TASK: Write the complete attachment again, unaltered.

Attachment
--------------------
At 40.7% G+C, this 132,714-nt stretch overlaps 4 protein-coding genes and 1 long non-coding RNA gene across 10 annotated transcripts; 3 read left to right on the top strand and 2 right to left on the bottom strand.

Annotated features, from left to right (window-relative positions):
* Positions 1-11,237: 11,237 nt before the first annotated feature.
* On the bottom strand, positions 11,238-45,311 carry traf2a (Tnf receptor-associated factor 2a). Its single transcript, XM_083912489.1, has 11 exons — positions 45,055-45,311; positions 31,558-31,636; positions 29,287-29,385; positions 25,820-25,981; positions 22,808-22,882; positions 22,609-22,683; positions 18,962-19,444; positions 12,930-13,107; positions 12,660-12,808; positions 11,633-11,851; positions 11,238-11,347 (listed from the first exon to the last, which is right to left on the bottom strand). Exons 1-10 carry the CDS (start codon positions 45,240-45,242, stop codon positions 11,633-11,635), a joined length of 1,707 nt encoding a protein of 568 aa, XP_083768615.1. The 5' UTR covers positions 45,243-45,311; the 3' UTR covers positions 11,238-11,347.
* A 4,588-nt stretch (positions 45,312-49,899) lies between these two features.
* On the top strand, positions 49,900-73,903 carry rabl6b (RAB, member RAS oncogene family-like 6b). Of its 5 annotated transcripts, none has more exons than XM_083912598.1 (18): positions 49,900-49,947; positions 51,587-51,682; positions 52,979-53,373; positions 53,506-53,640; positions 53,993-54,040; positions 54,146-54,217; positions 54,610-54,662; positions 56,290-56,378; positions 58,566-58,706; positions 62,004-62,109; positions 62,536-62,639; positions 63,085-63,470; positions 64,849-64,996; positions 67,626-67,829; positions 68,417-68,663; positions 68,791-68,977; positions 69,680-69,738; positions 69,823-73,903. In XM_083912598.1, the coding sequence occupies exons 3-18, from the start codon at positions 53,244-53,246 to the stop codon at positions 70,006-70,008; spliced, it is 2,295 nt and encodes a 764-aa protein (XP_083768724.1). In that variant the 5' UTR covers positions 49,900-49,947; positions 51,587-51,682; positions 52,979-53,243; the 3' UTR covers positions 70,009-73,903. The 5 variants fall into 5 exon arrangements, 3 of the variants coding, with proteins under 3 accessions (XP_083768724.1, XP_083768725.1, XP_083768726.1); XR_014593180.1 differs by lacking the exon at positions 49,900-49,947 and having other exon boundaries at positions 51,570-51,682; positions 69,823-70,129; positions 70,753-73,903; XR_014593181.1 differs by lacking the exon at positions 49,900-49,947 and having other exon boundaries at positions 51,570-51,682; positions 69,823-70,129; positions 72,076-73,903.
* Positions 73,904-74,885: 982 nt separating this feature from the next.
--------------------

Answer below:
At 40.7% G+C, this 132,714-nt stretch overlaps 4 protein-coding genes and 1 long non-coding RNA gene across 10 annotated transcripts; 3 read left to right on the top strand and 2 right to left on the bottom strand.

Annotated features, from left to right (window-relative positions):
* Positions 1-11,237: 11,237 nt before the first annotated feature.
* On the bottom strand, positions 11,238-45,311 carry traf2a (Tnf receptor-associated factor 2a). Its single transcript, XM_083912489.1, has 11 exons — positions 45,055-45,311; positions 31,558-31,636; positions 29,287-29,385; positions 25,820-25,981; positions 22,808-22,882; positions 22,609-22,683; positions 18,962-19,444; positions 12,930-13,107; positions 12,660-12,808; positions 11,633-11,851; positions 11,238-11,347 (listed from the first exon to the last, which is right to left on the bottom strand). Exons 1-10 carry the CDS (start codon positions 45,240-45,242, stop codon positions 11,633-11,635), a joined length of 1,707 nt encoding a protein of 568 aa, XP_083768615.1. The 5' UTR covers positions 45,243-45,311; the 3' UTR covers positions 11,238-11,347.
* A 4,588-nt stretch (positions 45,312-49,899) lies between these two features.
* On the top strand, positions 49,900-73,903 carry rabl6b (RAB, member RAS oncogene family-like 6b). Of its 5 annotated transcripts, none has more exons than XM_083912598.1 (18): positions 49,900-49,947; positions 51,587-51,682; positions 52,979-53,373; positions 53,506-53,640; positions 53,993-54,040; positions 54,146-54,217; positions 54,610-54,662; positions 56,290-56,378; positions 58,566-58,706; positions 62,004-62,109; positions 62,536-62,639; positions 63,085-63,470; positions 64,849-64,996; positions 67,626-67,829; positions 68,417-68,663; positions 68,791-68,977; positions 69,680-69,738; positions 69,823-73,903. In XM_083912598.1, the coding sequence occupies exons 3-18, from the start codon at positions 53,244-53,246 to the stop codon at positions 70,006-70,008; spliced, it is 2,295 nt and encodes a 764-aa protein (XP_083768724.1). In that variant the 5' UTR covers positions 49,900-49,947; positions 51,587-51,682; positions 52,979-53,243; the 3' UTR covers positions 70,009-73,903. The 5 variants fall into 5 exon arrangements, 3 of the variants coding, with proteins under 3 accessions (XP_083768724.1, XP_083768725.1, XP_083768726.1); XR_014593180.1 differs by lacking the exon at positions 49,900-49,947 and having other exon boundaries at positions 51,570-51,682; positions 69,823-70,129; positions 70,753-73,903; XR_014593181.1 differs by lacking the exon at positions 49,900-49,947 and having other exon boundaries at positions 51,570-51,682; positions 69,823-70,129; positions 72,076-73,903.
* Positions 73,904-74,885: 982 nt separating this feature from the next.